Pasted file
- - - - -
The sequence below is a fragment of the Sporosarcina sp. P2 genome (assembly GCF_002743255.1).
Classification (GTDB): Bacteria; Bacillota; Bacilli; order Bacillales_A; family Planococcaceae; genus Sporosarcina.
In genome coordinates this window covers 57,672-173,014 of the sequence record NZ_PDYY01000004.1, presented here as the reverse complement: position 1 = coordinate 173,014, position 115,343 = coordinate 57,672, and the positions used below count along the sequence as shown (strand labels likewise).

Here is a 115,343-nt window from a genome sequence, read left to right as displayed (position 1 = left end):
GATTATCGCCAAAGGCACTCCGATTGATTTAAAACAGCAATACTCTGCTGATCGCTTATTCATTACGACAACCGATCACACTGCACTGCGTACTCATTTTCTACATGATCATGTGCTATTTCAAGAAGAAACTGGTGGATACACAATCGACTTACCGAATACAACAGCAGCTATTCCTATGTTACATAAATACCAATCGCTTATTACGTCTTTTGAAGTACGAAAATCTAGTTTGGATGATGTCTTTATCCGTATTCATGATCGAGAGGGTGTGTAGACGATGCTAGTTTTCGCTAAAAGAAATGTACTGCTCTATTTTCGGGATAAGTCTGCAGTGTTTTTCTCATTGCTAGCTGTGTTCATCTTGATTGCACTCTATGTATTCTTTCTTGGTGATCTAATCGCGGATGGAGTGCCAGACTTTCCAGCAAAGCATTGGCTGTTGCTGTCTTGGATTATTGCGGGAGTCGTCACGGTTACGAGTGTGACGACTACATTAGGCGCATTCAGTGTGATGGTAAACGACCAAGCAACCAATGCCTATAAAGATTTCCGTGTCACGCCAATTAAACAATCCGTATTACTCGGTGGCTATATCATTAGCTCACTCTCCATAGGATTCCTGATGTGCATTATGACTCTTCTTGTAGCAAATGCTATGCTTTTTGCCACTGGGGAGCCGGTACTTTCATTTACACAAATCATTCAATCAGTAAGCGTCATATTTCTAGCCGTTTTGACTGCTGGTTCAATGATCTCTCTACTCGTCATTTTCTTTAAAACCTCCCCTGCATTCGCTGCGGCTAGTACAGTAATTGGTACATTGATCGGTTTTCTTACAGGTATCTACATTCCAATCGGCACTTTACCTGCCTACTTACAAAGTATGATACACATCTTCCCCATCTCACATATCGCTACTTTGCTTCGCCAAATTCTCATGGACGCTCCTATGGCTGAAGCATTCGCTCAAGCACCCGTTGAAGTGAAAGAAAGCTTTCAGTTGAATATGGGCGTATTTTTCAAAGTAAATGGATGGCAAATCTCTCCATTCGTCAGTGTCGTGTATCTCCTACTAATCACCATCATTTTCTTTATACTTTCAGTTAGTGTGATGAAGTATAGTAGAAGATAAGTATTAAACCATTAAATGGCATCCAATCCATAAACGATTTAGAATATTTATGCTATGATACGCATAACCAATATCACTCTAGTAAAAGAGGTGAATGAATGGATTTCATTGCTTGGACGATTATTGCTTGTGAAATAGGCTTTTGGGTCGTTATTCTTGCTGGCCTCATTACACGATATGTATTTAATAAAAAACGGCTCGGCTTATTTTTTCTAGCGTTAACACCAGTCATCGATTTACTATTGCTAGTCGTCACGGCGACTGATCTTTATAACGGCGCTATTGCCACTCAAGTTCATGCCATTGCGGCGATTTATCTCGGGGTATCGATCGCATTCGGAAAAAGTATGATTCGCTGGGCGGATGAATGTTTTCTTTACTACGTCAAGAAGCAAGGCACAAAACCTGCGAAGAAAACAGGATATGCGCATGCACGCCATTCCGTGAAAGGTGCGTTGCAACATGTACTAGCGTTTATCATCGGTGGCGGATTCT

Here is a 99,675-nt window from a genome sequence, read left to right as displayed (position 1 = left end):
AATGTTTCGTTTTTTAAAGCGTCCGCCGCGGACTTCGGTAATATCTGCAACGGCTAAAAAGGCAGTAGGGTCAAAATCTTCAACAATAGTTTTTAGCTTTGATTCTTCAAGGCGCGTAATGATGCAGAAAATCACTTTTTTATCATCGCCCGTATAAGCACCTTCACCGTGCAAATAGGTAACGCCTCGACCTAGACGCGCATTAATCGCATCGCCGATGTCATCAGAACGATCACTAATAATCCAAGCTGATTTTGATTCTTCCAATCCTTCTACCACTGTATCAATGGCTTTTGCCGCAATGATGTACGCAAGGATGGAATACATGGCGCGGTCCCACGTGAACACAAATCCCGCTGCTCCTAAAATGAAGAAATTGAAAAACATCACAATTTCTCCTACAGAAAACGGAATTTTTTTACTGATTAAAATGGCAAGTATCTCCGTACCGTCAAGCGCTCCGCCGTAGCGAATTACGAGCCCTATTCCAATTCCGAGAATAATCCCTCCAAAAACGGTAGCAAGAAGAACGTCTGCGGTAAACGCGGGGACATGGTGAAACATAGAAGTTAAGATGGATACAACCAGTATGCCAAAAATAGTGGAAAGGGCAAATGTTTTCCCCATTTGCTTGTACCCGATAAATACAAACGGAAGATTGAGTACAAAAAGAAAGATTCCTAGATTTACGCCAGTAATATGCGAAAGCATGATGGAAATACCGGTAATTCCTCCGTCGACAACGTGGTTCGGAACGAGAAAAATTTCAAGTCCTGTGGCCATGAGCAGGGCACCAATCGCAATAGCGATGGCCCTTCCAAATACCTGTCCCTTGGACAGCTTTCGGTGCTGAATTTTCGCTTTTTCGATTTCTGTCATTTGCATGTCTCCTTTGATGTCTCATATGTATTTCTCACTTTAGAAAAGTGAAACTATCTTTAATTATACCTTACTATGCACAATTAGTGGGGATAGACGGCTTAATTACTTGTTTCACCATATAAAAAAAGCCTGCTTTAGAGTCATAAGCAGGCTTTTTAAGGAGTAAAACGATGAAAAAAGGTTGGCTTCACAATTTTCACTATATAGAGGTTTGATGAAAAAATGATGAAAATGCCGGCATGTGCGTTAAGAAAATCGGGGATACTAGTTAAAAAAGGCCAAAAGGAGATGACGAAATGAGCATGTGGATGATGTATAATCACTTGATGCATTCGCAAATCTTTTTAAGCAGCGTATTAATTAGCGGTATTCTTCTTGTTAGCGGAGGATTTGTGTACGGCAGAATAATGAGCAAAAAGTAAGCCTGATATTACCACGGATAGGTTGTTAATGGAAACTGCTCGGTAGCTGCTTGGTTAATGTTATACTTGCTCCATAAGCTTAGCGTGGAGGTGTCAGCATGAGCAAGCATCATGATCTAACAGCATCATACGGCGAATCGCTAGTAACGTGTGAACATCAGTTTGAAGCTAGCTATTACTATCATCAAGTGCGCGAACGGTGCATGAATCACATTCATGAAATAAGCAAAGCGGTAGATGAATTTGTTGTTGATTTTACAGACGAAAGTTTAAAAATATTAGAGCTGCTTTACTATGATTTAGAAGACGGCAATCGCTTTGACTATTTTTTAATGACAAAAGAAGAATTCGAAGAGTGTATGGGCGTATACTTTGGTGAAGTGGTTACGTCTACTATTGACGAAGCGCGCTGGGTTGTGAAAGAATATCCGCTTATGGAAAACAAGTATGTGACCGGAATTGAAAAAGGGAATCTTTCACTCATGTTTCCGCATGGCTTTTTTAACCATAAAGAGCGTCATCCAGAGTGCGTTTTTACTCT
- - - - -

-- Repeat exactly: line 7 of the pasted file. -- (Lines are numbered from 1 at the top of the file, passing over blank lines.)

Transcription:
AATGTTTCGTTTTTTAAAGCGTCCGCCGCGGACTTCGGTAATATCTGCAACGGCTAAAAAGGCAGTAGGGTCAAAATCTTCAACAATAGTTTTTAGCTTTGATTCTTCAAGGCGCGTAATGATGCAGAAAATCACTTTTTTATCATCGCCCGTATAAGCACCTTCACCGTGCAAATAGGTAACGCCTCGACCTAGACGCGCATTAATCGCATCGCCGATGTCATCAGAACGATCACTAATAATCCAAGCTGATTTTGATTCTTCCAATCCTTCTACCACTGTATCAATGGCTTTTGCCGCAATGATGTACGCAAGGATGGAATACATGGCGCGGTCCCACGTGAACACAAATCCCGCTGCTCCTAAAATGAAGAAATTGAAAAACATCACAATTTCTCCTACAGAAAACGGAATTTTTTTACTGATTAAAATGGCAAGTATCTCCGTACCGTCAAGCGCTCCGCCGTAGCGAATTACGAGCCCTATTCCAATTCCGAGAATAATCCCTCCAAAAACGGTAGCAAGAAGAACGTCTGCGGTAAACGCGGGGACATGGTGAAACATAGAAGTTAAGATGGATACAACCAGTATGCCAAAAATAGTGGAAAGGGCAAATGTTTTCCCCATTTGCTTGTACCCGATAAATACAAACGGAAGATTGAGTACAAAAAGAAAGATTCCTAGATTTACGCCAGTAATATGCGAAAGCATGATGGAAATACCGGTAATTCCTCCGTCGACAACGTGGTTCGGAACGAGAAAAATTTCAAGTCCTGTGGCCATGAGCAGGGCACCAATCGCAATAGCGATGGCCCTTCCAAATACCTGTCCCTTGGACAGCTTTCGGTGCTGAATTTTCGCTTTTTCGATTTCTGTCATTTGCATGTCTCCTTTGATGTCTCATATGTATTTCTCACTTTAGAAAAGTGAAACTATCTTTAATTATACCTTACTATGCACAATTAGTGGGGATAGACGGCTTAATTACTTGTTTCACCATATAAAAAAAGCCTGCTTTAGAGTCATAAGCAGGCTTTTTAAGGAGTAAAACGATGAAAAAAGGTTGGCTTCACAATTTTCACTATATAGAGGTTTGATGAAAAAATGATGAAAATGCCGGCATGTGCGTTAAGAAAATCGGGGATACTAGTTAAAAAAGGCCAAAAGGAGATGACGAAATGAGCATGTGGATGATGTATAATCACTTGATGCATTCGCAAATCTTTTTAAGCAGCGTATTAATTAGCGGTATTCTTCTTGTTAGCGGAGGATTTGTGTACGGCAGAATAATGAGCAAAAAGTAAGCCTGATATTACCACGGATAGGTTGTTAATGGAAACTGCTCGGTAGCTGCTTGGTTAATGTTATACTTGCTCCATAAGCTTAGCGTGGAGGTGTCAGCATGAGCAAGCATCATGATCTAACAGCATCATACGGCGAATCGCTAGTAACGTGTGAACATCAGTTTGAAGCTAGCTATTACTATCATCAAGTGCGCGAACGGTGCATGAATCACATTCATGAAATAAGCAAAGCGGTAGATGAATTTGTTGTTGATTTTACAGACGAAAGTTTAAAAATATTAGAGCTGCTTTACTATGATTTAGAAGACGGCAATCGCTTTGACTATTTTTTAATGACAAAAGAAGAATTCGAAGAGTGTATGGGCGTATACTTTGGTGAAGTGGTTACGTCTACTATTGACGAAGCGCGCTGGGTTGTGAAAGAATATCCGCTTATGGAAAACAAGTATGTGACCGGAATTGAAAAAGGGAATCTTTCACTCATGTTTCCGCATGGCTTTTTTAACCATAAAGAGCGTCATCCAGAGTGCGTTTTTACTCT